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Hippo Keeper’s Blog: Hippos Bibi & Henry Get Nose to Nose Behind the Scenes

By now you’ve surely heard the exciting news! The Cincinnati Zoo’s two newest residents are settling into their brand new home, Hippo Cove. When the exhibit opens later this month, you will all have an opportunity to meet and fall in love with both of them, but until then, here is some behind-the-scenes info to tide you over!

Bibi enjoying the pool.

Bibi enjoying the pool.

 It has been 20 years since the Cincinnati Zoo’s collection has included hippopotamuses, so we knew we’d need to brush up on hippo husbandry before the arrival of our pair. Two Africa department keepers, Jenna Wingate and myself, were fortunate enough to travel to the St. Louis Zoo to meet Bibi, a 17-year-old female hippo, and the keepers that have taken care of her for years. The St. Louis team allowed us to shadow them during a typical day so that we could learn all about Bibi and the ins and outs of her care. My first impression of Bibi was how very laid back she seemed. In her St. Louis bloat, Bibi was the largest hippo and therefore the dominant female by default, but I wouldn’t have guessed it based on her calm demeanor. We left with a wealth of knowledge and a mounting level of excitement about bringing hippos to Cincinnati!

bibi-131 A couple of weeks later, it was time for Bibi’s journey to Cincinnati. Shipping hippos can be a tricky business involving extra-large travel crates, flat-bed trailers, trucks, cranes and lots of communication and teamwork. Fortunately, Bibi’s shipment went very smoothly. Though she seemed a little nervous at first (sitting in her travel crate and refusing to come out), she quickly settled into her new home and grew comfortable with her new keepers. Exactly one week later, it was Henry’s turn to make the big move! Henry will be turning 35 years old this August and comes to Cincinnati from the Dickerson Park Zoo. As with Bibi’s shipment, everything went smoothly with Henry, and two of his keepers from Dickerson Park Zoo even spent the rest of that day and the following day with us in Cincinnati to share all of their knowledge with our team. Henry seemed even less phased by the change of location and happily went about his hippo business as soon as he figured out how to navigate the stairs into his indoor pool. We now had 2 new hippos, a brand new exhibit and holding facilities, and all of the inside info on hippo husbandry and care. We were ready and excited to start taking care of these amazing animals.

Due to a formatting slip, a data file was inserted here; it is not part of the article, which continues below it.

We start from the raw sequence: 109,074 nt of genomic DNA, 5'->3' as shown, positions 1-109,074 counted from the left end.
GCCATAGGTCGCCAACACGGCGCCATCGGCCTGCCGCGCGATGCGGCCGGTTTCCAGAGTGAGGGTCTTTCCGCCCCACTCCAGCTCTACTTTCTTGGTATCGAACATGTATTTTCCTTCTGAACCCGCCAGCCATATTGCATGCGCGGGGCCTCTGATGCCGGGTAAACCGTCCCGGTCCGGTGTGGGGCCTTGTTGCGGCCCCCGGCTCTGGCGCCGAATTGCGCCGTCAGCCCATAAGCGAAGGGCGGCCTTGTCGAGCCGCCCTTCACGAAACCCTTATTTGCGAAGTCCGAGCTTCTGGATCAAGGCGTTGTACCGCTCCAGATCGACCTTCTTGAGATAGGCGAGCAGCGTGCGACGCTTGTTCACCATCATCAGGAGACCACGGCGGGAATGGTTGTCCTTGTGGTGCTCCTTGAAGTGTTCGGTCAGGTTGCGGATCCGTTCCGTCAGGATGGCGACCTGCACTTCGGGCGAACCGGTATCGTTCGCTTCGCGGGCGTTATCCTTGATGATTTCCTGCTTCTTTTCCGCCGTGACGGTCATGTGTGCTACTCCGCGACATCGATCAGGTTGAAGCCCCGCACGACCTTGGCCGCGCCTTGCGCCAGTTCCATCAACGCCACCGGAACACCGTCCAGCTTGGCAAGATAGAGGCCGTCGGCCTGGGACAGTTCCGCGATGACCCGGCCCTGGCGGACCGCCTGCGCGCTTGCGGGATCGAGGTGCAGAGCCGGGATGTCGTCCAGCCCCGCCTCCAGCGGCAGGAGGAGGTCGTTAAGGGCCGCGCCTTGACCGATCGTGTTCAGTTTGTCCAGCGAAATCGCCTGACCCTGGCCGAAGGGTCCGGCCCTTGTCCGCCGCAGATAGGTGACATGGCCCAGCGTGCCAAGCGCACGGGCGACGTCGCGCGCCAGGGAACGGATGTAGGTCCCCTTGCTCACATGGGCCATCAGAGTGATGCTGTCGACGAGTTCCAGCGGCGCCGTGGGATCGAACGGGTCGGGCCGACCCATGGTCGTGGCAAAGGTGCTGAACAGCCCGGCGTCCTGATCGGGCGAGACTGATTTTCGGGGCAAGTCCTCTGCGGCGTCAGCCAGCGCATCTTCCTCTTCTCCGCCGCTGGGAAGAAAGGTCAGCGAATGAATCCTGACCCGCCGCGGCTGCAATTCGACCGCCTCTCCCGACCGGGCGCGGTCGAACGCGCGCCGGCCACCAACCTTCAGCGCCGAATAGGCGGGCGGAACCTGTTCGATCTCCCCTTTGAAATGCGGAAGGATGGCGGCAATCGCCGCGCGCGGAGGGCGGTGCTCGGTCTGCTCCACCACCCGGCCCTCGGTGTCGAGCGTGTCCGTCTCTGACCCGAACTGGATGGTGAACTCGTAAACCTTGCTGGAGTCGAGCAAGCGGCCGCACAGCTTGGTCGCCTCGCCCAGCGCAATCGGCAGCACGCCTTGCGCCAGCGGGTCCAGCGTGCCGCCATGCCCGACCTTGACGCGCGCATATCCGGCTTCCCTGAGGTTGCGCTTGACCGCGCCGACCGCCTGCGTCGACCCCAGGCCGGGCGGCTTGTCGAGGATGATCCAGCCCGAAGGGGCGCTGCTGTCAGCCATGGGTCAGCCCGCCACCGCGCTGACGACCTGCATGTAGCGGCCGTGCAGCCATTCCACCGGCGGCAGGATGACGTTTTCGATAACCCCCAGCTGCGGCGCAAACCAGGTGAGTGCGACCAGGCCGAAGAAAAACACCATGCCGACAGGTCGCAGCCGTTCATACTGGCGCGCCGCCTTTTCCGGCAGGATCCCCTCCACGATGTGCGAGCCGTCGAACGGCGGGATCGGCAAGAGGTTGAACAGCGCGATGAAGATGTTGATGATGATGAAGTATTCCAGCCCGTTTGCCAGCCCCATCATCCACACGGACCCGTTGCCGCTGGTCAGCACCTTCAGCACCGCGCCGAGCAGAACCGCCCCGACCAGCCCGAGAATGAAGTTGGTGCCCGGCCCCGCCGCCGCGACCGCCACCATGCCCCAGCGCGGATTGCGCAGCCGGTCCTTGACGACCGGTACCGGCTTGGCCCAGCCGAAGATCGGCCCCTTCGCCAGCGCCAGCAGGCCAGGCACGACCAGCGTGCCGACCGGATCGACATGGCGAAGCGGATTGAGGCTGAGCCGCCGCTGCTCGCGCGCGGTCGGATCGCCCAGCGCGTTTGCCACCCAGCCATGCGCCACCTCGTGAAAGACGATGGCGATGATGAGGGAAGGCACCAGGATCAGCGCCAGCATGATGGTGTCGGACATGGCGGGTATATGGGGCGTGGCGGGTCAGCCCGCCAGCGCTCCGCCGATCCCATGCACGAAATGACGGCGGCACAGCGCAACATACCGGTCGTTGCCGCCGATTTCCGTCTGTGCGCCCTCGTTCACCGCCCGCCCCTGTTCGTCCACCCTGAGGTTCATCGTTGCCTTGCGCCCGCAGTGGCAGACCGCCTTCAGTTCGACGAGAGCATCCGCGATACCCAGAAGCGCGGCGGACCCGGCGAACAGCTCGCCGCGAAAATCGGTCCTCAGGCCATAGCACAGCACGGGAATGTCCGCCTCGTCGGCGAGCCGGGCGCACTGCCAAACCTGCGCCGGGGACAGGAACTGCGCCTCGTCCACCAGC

Henry in the pool.

Henry in the pool.

 Hippos have always been my favorite animal, ever since I was a kid. Getting to work with them now is a dream come true! They are larger than life, weighing in at ~4,000lbs (Henry) and ~3,000lbs (Bibi), and their personalities are even bigger! Bibi is smart and interactive and will approach keepers several times throughout the day with her mouth agape, begging for food or asking us to spray her with the hose. Henry’s personality has been tougher to assess, as he seems completely “twitterpated” by his soon-to-be mate, Bibi. From the moment he laid eyes on her, Henry has been intent on trying to find a path to Bibi. Henry, a proven breeder, has already sired offspring in the past, but he has been without a mate for 20 years! Clearly he cannot wait to spend some quality time with Miss Bibi.    

  Both hippos seem very excited about their outdoor exhibit as well. With a 70,000 gallon pool, a waterfall and a beautiful sandy beach, who wouldn’t be?! During her first time in the water, Bibi dazzled zoo employees with her aquatic acrobatics, spinning and swirling and even doing some somersaults in the deep end!

Bibi spinning and swirling in the water.

Bibi spinning and swirling in the water.

  When it was Henry’s turn to try out the exhibit, it didn’t take long for him to give his seal of approval, which he expressed by dung showering the waterfall. If you are unfamiliar with the term, dung showering is when a hippo defecates and flaps their tail at the same time to spread the dung around and mark their territory. It is shocking, impressive, horrifying and hilarious all at once. But it was a welcomed sign to keepers that Henry was making himself at home.

Dung shower!

Dung shower!

  Since the two hippos are brand new to Cincinnati and each other, the animal care staff has decided to take the introductions slowly, allowing each hippo to become familiar with the holding spaces and the exhibit before they are put together. Overnight, the hippos are given “howdy” access to each other via the indoor pool. On several occasions, keepers have observed Henry and Bibi vocalizing to each other and touching noses through the shift door. The hippos even nap right up against the shift door with their bodies lined up and touching through the gaps. Fortunately, all indications suggest that the two are both compatible and eager to be with each other, a good sign since we have a breeding recommendation for the pair! 

  Official introductions will be happening in the coming weeks, and then keepers will begin putting Henry and Bibi on exhibit together so that they are comfortable in their new space before their grand debut to the public on July 21st. The Cincinnati Zoo family cannot wait for you all to meet handsome Henry and beautiful Bibi this summer! We’ll see you soon in Hippo Cove!

July 6, 2016   15 Comments

Spring Bees